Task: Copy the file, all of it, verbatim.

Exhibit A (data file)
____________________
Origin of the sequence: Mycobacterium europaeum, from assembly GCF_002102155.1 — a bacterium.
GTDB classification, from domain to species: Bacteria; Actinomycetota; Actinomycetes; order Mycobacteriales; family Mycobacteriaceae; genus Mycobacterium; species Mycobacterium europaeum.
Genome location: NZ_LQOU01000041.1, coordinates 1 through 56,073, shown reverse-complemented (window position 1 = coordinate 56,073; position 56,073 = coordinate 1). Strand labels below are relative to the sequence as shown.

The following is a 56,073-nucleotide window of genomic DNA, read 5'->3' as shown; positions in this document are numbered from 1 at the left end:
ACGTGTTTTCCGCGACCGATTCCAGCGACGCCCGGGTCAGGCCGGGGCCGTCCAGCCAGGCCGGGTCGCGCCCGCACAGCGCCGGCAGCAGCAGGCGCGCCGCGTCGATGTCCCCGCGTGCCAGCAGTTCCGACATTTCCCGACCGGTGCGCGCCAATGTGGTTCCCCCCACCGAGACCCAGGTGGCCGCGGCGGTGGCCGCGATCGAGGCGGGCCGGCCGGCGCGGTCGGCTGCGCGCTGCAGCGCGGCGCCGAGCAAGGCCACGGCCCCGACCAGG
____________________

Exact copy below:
Origin of the sequence: Mycobacterium europaeum, from assembly GCF_002102155.1 — a bacterium.
GTDB classification, from domain to species: Bacteria; Actinomycetota; Actinomycetes; order Mycobacteriales; family Mycobacteriaceae; genus Mycobacterium; species Mycobacterium europaeum.
Genome location: NZ_LQOU01000041.1, coordinates 1 through 56,073, shown reverse-complemented (window position 1 = coordinate 56,073; position 56,073 = coordinate 1). Strand labels below are relative to the sequence as shown.

The following is a 56,073-nucleotide window of genomic DNA, read 5'->3' as shown; positions in this document are numbered from 1 at the left end:
ACGTGTTTTCCGCGACCGATTCCAGCGACGCCCGGGTCAGGCCGGGGCCGTCCAGCCAGGCCGGGTCGCGCCCGCACAGCGCCGGCAGCAGCAGGCGCGCCGCGTCGATGTCCCCGCGTGCCAGCAGTTCCGACATTTCCCGACCGGTGCGCGCCAATGTGGTTCCCCCCACCGAGACCCAGGTGGCCGCGGCGGTGGCCGCGATCGAGGCGGGCCGGCCGGCGCGGTCGGCTGCGCGCTGCAGCGCGGCGCCGAGCAAGGCCACGGCCCCGACCAGG